Long cycle life and dendrite-free lithium morphology in anode-free lithium pouch cells enabled by a dual-salt liquid electrolyte


Cells with lithium-metal anodes are viewed as the most viable future technology, with higher energy density than existing lithium-ion batteries. Many researchers believe that for lithium-metal cells, the typical liquid electrolyte used in lithium-ion batteries must be replaced with a solid-state electrolyte to maintain the flat, dendrite-free lithium morphologies necessary for long-term stable cycling. Here, we show that anode-free lithium-metal pouch cells with a dual-salt LiDFOB/LiBF4 liquid electrolyte have 80% capacity remaining after 90 charge–discharge cycles, which is the longest life demonstrated to date for cells with zero excess lithium. The liquid electrolyte enables smooth dendrite-free lithium morphology comprised of densely packed columns even after 50 charge–discharge cycles. NMR measurements reveal that the electrolyte salts responsible for the excellent lithium morphology are slowly consumed during cycling.

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Fig. 1: Electrochemical behaviour of single- and dual-salt electrolytes.
Fig. 2: SEM characterization of lithium morphology.
Fig. 3: XPS spectra for lithium negative electrodes.
Fig. 4: Electrolyte composition during cycling.

Data availability

The datasets generated during and/or analysed during the current study are available from the corresponding author on reasonable request.


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This research was financially supported by Tesla Canada and NSERC under the Industrial Research Chairs Program. A.J.L. thanks the Nova Scotia Graduate Scholarship programme and the Walter C. Sumner Memorial fellowship for support. M.G. thanks the NSERC PDF Program. The authors acknowledge Dr J. Li (formerly of BASF) and Dr D. J. Xiong (formerly of Capchem) for providing chemicals used in the electrolytes, as well as S. Trussler for expert fabrication of the parts used in this work.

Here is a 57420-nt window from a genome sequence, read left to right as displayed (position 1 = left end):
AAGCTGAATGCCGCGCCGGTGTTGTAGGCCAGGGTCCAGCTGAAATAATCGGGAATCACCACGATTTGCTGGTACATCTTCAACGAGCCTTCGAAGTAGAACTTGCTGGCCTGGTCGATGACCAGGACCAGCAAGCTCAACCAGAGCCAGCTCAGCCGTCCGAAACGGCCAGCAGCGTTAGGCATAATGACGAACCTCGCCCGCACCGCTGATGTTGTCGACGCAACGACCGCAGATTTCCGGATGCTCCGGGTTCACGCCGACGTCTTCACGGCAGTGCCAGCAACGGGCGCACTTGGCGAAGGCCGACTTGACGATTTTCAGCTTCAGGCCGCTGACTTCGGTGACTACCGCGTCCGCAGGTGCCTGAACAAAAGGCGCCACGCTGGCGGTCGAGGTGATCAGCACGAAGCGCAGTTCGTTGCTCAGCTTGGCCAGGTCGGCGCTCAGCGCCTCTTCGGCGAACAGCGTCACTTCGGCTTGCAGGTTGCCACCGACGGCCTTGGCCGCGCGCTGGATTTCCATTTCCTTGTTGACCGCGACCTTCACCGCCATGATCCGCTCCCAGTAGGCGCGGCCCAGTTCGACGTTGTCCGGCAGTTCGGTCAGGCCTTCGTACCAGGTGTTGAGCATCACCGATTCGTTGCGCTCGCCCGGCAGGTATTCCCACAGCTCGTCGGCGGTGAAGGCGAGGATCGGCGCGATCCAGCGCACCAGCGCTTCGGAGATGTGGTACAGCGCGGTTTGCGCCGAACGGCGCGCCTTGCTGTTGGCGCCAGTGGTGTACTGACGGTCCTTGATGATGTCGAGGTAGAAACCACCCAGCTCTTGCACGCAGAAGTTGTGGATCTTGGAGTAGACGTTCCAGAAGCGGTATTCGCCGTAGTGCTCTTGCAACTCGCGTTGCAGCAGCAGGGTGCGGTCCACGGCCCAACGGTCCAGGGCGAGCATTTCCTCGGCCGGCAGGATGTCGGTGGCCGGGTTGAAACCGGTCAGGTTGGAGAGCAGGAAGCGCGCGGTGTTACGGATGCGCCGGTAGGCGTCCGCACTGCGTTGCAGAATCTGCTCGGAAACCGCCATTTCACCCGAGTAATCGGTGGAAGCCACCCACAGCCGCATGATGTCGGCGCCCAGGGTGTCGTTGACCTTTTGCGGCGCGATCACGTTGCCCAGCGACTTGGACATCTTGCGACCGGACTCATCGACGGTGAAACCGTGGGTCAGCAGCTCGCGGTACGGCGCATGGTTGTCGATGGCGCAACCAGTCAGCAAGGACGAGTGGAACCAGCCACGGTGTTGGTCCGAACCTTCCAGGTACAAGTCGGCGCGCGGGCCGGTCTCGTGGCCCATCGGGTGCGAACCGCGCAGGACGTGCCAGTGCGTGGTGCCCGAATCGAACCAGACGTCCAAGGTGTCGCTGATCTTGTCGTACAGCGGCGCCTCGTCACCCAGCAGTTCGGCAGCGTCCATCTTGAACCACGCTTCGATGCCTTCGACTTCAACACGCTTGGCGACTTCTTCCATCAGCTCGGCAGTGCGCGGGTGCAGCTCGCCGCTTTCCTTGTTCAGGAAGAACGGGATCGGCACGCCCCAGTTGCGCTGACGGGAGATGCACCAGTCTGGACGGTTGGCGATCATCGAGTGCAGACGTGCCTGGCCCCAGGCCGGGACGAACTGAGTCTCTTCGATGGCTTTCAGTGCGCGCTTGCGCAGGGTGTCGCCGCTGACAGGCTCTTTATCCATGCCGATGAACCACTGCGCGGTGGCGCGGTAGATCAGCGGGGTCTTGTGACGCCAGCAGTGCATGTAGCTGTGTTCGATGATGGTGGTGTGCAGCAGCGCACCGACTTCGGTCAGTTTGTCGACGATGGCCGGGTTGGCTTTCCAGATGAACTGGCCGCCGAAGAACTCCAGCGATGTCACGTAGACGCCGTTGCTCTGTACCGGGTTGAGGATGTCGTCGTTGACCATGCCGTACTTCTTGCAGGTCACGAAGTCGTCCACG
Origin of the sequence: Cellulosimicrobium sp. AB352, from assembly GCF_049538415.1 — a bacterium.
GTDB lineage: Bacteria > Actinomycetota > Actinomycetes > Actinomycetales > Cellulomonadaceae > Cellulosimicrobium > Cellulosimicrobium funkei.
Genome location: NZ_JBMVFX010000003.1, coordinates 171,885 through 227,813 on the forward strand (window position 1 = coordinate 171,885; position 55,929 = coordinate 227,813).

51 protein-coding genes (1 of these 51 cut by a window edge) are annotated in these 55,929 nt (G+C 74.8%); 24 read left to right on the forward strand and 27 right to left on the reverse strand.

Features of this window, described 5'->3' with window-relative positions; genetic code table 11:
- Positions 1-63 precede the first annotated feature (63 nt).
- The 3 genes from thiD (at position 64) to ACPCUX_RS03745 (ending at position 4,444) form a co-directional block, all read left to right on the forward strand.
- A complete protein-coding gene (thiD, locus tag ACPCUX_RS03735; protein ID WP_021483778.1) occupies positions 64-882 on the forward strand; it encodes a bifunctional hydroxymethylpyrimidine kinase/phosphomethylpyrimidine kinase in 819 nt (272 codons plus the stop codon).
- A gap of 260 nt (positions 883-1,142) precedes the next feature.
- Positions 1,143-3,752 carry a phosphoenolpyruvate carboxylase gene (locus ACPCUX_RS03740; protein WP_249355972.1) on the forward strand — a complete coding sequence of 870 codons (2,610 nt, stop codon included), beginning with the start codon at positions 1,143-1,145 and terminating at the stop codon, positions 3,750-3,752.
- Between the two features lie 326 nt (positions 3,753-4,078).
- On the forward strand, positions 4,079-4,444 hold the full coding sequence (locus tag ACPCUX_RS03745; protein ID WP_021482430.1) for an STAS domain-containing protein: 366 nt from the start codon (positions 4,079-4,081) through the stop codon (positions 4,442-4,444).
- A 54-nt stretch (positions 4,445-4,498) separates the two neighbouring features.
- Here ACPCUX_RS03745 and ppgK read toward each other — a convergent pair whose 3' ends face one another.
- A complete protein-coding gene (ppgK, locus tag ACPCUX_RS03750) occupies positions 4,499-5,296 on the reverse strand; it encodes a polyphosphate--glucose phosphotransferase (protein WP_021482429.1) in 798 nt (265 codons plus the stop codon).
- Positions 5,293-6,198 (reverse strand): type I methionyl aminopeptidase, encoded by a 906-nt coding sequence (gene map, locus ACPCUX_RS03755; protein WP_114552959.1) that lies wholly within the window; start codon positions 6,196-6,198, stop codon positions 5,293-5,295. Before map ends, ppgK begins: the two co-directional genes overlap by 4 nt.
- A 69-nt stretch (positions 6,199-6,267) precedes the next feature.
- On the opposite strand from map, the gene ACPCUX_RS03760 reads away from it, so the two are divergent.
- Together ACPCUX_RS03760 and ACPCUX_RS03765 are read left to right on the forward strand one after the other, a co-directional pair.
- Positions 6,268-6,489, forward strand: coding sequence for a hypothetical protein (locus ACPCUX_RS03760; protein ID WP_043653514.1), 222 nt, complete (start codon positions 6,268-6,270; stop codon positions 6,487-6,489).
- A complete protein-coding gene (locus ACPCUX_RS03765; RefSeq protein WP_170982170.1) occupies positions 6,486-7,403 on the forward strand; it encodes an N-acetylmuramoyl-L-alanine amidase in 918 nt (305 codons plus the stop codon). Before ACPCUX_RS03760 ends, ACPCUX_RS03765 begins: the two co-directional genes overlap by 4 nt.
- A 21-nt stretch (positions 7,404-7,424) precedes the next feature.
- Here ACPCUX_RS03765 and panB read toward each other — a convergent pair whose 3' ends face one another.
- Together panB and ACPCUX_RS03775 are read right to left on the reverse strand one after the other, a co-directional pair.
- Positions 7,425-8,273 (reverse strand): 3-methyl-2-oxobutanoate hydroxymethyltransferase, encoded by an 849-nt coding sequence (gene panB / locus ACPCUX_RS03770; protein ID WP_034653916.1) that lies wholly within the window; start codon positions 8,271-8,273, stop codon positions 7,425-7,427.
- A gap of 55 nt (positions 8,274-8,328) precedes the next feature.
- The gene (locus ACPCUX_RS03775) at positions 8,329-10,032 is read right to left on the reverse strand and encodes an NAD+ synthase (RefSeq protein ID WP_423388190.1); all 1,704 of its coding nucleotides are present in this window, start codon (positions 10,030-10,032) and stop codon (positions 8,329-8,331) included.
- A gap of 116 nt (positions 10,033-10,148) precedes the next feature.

Author information

R.W., M.G., A.J.L. and J.R.D. conceived the idea. R.W., M.G. and A.J.L. designed the experiments with the guidance of J.R.D.; R.W., M.G. and A.J.L. performed the electrochemical measurements with assistance from S.H. and C.M.; R.W. performed the NMR analysis; R.W. performed the XPS analysis with guidance from I.G.H; M.G. and A.J.L. performed the SEM analysis; A.J.L. performed the mechanical pressure measurements. R.W., M.G., A.J.L. and J.R.D. prepared this manuscript with input from all other co-authors.

Correspondence to J. R. Dahn.

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Rochelle Weber is employed by Tesla Canada R&D.

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Supplementary Figs. 1–14, Supplementary Table 1 and Supplementary refs.

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